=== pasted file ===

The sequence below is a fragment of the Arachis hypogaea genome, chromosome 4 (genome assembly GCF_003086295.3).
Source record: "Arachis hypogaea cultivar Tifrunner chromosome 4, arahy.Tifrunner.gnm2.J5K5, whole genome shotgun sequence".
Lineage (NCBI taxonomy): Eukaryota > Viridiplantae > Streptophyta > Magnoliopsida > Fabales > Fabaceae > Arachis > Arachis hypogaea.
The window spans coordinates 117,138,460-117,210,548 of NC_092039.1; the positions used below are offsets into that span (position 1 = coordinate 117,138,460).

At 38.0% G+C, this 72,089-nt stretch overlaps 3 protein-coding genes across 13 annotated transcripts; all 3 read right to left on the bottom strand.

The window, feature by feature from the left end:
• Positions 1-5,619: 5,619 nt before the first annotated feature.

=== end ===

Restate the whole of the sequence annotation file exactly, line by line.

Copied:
The sequence below is a fragment of the Arachis hypogaea genome, chromosome 4 (genome assembly GCF_003086295.3).
Source record: "Arachis hypogaea cultivar Tifrunner chromosome 4, arahy.Tifrunner.gnm2.J5K5, whole genome shotgun sequence".
Lineage (NCBI taxonomy): Eukaryota > Viridiplantae > Streptophyta > Magnoliopsida > Fabales > Fabaceae > Arachis > Arachis hypogaea.
The window spans coordinates 117,138,460-117,210,548 of NC_092039.1; the positions used below are offsets into that span (position 1 = coordinate 117,138,460).

At 38.0% G+C, this 72,089-nt stretch overlaps 3 protein-coding genes across 13 annotated transcripts; all 3 read right to left on the bottom strand.

The window, feature by feature from the left end:
• Positions 1-5,619: 5,619 nt before the first annotated feature.